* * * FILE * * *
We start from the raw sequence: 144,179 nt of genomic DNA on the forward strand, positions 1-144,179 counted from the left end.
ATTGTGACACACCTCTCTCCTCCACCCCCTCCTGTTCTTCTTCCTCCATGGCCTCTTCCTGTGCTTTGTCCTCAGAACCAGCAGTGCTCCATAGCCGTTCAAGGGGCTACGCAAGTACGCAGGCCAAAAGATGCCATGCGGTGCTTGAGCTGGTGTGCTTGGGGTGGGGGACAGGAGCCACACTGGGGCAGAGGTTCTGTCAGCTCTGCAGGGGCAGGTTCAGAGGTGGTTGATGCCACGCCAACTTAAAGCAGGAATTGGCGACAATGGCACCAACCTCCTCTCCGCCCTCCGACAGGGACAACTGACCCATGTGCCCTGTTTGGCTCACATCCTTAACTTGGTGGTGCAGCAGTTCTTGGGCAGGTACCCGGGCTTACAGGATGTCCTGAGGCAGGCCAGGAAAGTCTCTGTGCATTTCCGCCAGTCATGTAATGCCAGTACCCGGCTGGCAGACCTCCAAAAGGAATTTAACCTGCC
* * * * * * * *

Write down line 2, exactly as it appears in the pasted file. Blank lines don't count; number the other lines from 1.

ATTGTGACACACCTCTCTCCTCCACCCCCTCCTGTTCTTCTTCCTCCATGGCCTCTTCCTGTGCTTTGTCCTCAGAACCAGCAGTGCTCCATAGCCGTTCAAGGGGCTACGCAAGTACGCAGGCCAAAAGATGCCATGCGGTGCTTGAGCTGGTGTGCTTGGGGTGGGGGACAGGAGCCACACTGGGGCAGAGGTTCTGTCAGCTCTGCAGGGGCAGGTTCAGAGGTGGTTGATGCCACGCCAACTTAAAGCAGGAATTGGCGACAATGGCACCAACCTCCTCTCCGCCCTCCGACAGGGACAACTGACCCATGTGCCCTGTTTGGCTCACATCCTTAACTTGGTGGTGCAGCAGTTCTTGGGCAGGTACCCGGGCTTACAGGATGTCCTGAGGCAGGCCAGGAAAGTCTCTGTGCATTTCCGCCAGTCATGTAATGCCAGTACCCGGCTGGCAGACCTCCAAAAGGAATTTAACCTGCC